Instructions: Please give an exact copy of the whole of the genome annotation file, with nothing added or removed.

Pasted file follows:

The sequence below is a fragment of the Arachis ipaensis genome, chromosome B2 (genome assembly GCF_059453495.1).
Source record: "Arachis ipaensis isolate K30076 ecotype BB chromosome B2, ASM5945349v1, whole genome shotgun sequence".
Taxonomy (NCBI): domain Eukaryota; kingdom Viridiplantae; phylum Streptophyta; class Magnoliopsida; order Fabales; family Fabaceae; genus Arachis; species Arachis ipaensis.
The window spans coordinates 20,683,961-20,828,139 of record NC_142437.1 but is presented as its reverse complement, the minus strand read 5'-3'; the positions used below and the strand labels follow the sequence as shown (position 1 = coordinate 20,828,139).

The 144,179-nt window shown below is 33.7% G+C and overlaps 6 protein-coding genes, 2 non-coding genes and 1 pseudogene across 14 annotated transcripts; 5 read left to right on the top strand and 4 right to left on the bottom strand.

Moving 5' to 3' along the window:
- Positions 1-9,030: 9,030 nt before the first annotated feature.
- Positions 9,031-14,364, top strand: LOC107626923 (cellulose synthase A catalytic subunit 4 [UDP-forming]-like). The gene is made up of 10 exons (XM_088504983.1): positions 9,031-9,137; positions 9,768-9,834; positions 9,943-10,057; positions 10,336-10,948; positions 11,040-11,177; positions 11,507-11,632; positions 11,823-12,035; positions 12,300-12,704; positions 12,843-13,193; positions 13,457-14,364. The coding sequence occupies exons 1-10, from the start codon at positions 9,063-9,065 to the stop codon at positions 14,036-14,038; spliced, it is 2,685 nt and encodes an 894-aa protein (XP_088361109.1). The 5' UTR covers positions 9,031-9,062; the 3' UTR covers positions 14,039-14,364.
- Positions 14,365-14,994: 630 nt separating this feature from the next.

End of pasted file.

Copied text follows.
The sequence below is a fragment of the Arachis ipaensis genome, chromosome B2 (genome assembly GCF_059453495.1).
Source record: "Arachis ipaensis isolate K30076 ecotype BB chromosome B2, ASM5945349v1, whole genome shotgun sequence".
Taxonomy (NCBI): domain Eukaryota; kingdom Viridiplantae; phylum Streptophyta; class Magnoliopsida; order Fabales; family Fabaceae; genus Arachis; species Arachis ipaensis.
The window spans coordinates 20,683,961-20,828,139 of record NC_142437.1 but is presented as its reverse complement, the minus strand read 5'-3'; the positions used below and the strand labels follow the sequence as shown (position 1 = coordinate 20,828,139).

The 144,179-nt window shown below is 33.7% G+C and overlaps 6 protein-coding genes, 2 non-coding genes and 1 pseudogene across 14 annotated transcripts; 5 read left to right on the top strand and 4 right to left on the bottom strand.

Moving 5' to 3' along the window:
- Positions 1-9,030: 9,030 nt before the first annotated feature.
- Positions 9,031-14,364, top strand: LOC107626923 (cellulose synthase A catalytic subunit 4 [UDP-forming]-like). The gene is made up of 10 exons (XM_088504983.1): positions 9,031-9,137; positions 9,768-9,834; positions 9,943-10,057; positions 10,336-10,948; positions 11,040-11,177; positions 11,507-11,632; positions 11,823-12,035; positions 12,300-12,704; positions 12,843-13,193; positions 13,457-14,364. The coding sequence occupies exons 1-10, from the start codon at positions 9,063-9,065 to the stop codon at positions 14,036-14,038; spliced, it is 2,685 nt and encodes an 894-aa protein (XP_088361109.1). The 5' UTR covers positions 9,031-9,062; the 3' UTR covers positions 14,039-14,364.
- Positions 14,365-14,994: 630 nt separating this feature from the next.